- Market sentiment turns sour as traders from Japan, the US and Cana return from holidays.
- S&P 500 Futures prints five-day downtrend, US Treasury yields stay firmer.
- Geopolitical fears, hawkish Fed bets weigh on risk appetite ahead of the top-tier data/events.
- Risk aversion is likely to prevail considering the gloomy global economic outlook.
The return of full markets magnifies the risk-off mood during Tuesday’s Asian session. The reason could be linked to the stronger hawkish bias of the Fed amid the broad recession woes. Also weighing on the sentiment could be the geopolitical fears surrounding Russia and China.
While portraying the mood, the S&P 500 Futures reverses the early Asian session gains and renews the intraday low near 3,620 during the five-day downtrend. Further, the US 10-year Treasury yields remain firmer around 3.96% while its two-year counterpart snaps a four-day uptrend near 4.31% at the latest.
That said, Russia’s intense shelling on Kyiv, in reaction to the Crimean bridge explosion, appeared to have drowned the sentiment of late. On the same line could be the fears that the US and China could again be at loggerheads amid looming concerns surrounding Taiwan and South Korea.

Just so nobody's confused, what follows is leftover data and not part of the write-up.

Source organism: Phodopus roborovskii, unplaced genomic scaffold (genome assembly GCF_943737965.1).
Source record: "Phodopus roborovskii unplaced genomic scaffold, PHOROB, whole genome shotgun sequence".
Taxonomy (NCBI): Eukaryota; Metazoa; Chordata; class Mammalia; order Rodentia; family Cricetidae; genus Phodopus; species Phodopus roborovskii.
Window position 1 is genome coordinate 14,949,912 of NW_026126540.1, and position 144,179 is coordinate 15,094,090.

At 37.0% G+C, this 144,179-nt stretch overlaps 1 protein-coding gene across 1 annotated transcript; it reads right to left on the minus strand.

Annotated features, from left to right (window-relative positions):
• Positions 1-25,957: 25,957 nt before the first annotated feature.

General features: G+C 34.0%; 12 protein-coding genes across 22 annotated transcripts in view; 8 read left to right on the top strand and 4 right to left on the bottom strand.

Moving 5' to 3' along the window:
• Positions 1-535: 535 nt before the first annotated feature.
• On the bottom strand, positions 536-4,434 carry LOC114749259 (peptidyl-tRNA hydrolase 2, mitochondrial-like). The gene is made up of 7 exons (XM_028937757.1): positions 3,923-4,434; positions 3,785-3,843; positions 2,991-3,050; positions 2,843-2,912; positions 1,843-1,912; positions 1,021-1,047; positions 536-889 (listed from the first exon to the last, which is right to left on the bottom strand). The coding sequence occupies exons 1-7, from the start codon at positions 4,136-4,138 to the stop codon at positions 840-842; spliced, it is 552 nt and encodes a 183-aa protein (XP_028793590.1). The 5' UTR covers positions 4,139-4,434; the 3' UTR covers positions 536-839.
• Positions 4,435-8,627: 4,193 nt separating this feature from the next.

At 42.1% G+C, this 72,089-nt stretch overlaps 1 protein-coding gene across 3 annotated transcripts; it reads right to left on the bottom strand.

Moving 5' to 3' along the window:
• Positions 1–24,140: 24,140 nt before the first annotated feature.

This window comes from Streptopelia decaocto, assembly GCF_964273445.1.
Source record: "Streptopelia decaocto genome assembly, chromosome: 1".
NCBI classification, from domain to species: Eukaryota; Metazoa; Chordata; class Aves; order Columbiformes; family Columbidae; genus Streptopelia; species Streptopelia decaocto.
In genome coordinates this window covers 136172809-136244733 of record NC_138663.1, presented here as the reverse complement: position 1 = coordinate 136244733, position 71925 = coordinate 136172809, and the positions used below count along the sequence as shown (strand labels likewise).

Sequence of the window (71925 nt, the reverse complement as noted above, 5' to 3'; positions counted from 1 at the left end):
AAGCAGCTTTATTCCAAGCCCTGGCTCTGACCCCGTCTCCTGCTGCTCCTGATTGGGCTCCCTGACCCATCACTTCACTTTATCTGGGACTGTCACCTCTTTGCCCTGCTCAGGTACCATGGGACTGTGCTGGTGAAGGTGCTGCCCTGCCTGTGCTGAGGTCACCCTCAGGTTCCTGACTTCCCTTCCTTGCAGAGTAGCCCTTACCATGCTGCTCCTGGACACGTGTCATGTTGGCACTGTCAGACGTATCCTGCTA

Elsewhere, the CME’s FedWatch Tool signals 78.4% chance of the Fed’s 75 bps rate hike in November, which in turn weigh on the mood. The reason could be linked to Friday’s upbeat US jobs report and the recently hawkish comments from the Fed policymakers.
“US can lower inflation relatively quickly without recession or large increase in unemployment,” said Chicago Fed President Charles Evans on Monday. The policymaker also added that the Fed needs to "carefully and judiciously" navigate to a "reasonably restrictive" policy rate. It should be noted that Federal Reserve Vice Chair Lael Brainard made the case for cautious rate hikes for the future, per the Wall Street Journal (WSJ).
It should be noted that the UK’s political concerns and downbeat economics from the Eurozone also amplify the markets’ pessimism, which in turn joins the firmer yields to underpin the US Dollar Index (DXY) and exert downside pressure on commodities, as well as the Antipodeans.
Moving on, Fed Minutes and the US Consumer Price Index (CPI), up for publishing on Wednesday and Thursday, appear as the week’s key events and shouldn’t be missed. Also important are the headlines surrounding Russia and China.
Also read: Forex Today: Dollar keeps rallying on fear